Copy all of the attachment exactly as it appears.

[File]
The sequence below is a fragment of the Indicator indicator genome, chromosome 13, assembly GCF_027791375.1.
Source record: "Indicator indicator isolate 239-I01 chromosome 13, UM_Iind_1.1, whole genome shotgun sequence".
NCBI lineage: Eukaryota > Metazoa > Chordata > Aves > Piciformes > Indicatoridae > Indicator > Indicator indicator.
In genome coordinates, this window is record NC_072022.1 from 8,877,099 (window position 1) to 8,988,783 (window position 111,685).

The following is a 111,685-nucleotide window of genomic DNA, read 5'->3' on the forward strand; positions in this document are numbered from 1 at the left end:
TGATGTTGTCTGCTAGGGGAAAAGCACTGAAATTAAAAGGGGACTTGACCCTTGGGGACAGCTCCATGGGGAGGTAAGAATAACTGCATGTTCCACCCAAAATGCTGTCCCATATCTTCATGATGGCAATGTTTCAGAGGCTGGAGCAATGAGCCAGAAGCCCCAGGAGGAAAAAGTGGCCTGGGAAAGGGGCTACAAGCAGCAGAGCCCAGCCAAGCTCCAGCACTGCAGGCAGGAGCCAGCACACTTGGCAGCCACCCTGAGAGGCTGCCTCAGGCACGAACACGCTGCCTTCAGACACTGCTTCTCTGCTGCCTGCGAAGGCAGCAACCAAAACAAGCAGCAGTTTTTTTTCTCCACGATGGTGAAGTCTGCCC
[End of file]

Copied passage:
The sequence below is a fragment of the Indicator indicator genome, chromosome 13, assembly GCF_027791375.1.
Source record: "Indicator indicator isolate 239-I01 chromosome 13, UM_Iind_1.1, whole genome shotgun sequence".
NCBI lineage: Eukaryota > Metazoa > Chordata > Aves > Piciformes > Indicatoridae > Indicator > Indicator indicator.
In genome coordinates, this window is record NC_072022.1 from 8,877,099 (window position 1) to 8,988,783 (window position 111,685).

The following is a 111,685-nucleotide window of genomic DNA, read 5'->3' on the forward strand; positions in this document are numbered from 1 at the left end:
TGATGTTGTCTGCTAGGGGAAAAGCACTGAAATTAAAAGGGGACTTGACCCTTGGGGACAGCTCCATGGGGAGGTAAGAATAACTGCATGTTCCACCCAAAATGCTGTCCCATATCTTCATGATGGCAATGTTTCAGAGGCTGGAGCAATGAGCCAGAAGCCCCAGGAGGAAAAAGTGGCCTGGGAAAGGGGCTACAAGCAGCAGAGCCCAGCCAAGCTCCAGCACTGCAGGCAGGAGCCAGCACACTTGGCAGCCACCCTGAGAGGCTGCCTCAGGCACGAACACGCTGCCTTCAGACACTGCTTCTCTGCTGCCTGCGAAGGCAGCAACCAAAACAAGCAGCAGTTTTTTTTCTCCACGATGGTGAAGTCTGCCC